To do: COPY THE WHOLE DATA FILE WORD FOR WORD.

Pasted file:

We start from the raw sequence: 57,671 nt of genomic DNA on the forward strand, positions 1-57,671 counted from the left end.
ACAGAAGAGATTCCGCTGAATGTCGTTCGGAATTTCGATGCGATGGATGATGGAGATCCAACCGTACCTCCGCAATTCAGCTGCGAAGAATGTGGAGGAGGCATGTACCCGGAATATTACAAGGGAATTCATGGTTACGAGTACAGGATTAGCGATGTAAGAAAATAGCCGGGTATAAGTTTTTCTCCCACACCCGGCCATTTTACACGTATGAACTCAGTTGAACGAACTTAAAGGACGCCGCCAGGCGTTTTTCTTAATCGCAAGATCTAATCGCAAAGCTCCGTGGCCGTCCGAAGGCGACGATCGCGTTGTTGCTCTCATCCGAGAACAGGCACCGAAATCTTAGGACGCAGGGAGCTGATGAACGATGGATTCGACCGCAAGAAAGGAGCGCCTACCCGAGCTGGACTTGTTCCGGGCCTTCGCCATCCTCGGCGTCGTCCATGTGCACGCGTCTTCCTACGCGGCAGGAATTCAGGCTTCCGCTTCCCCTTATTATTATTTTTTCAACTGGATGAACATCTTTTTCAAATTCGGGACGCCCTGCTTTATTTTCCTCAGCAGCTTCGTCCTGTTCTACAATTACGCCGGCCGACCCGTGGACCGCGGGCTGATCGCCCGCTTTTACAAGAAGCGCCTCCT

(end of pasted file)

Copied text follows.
We start from the raw sequence: 57,671 nt of genomic DNA on the forward strand, positions 1-57,671 counted from the left end.
ACAGAAGAGATTCCGCTGAATGTCGTTCGGAATTTCGATGCGATGGATGATGGAGATCCAACCGTACCTCCGCAATTCAGCTGCGAAGAATGTGGAGGAGGCATGTACCCGGAATATTACAAGGGAATTCATGGTTACGAGTACAGGATTAGCGATGTAAGAAAATAGCCGGGTATAAGTTTTTCTCCCACACCCGGCCATTTTACACGTATGAACTCAGTTGAACGAACTTAAAGGACGCCGCCAGGCGTTTTTCTTAATCGCAAGATCTAATCGCAAAGCTCCGTGGCCGTCCGAAGGCGACGATCGCGTTGTTGCTCTCATCCGAGAACAGGCACCGAAATCTTAGGACGCAGGGAGCTGATGAACGATGGATTCGACCGCAAGAAAGGAGCGCCTACCCGAGCTGGACTTGTTCCGGGCCTTCGCCATCCTCGGCGTCGTCCATGTGCACGCGTCTTCCTACGCGGCAGGAATTCAGGCTTCCGCTTCCCCTTATTATTATTTTTTCAACTGGATGAACATCTTTTTCAAATTCGGGACGCCCTGCTTTATTTTCCTCAGCAGCTTCGTCCTGTTCTACAATTACGCCGGCCGACCCGTGGACCGCGGGCTGATCGCCCGCTTTTACAAGAAGCGCCTCCT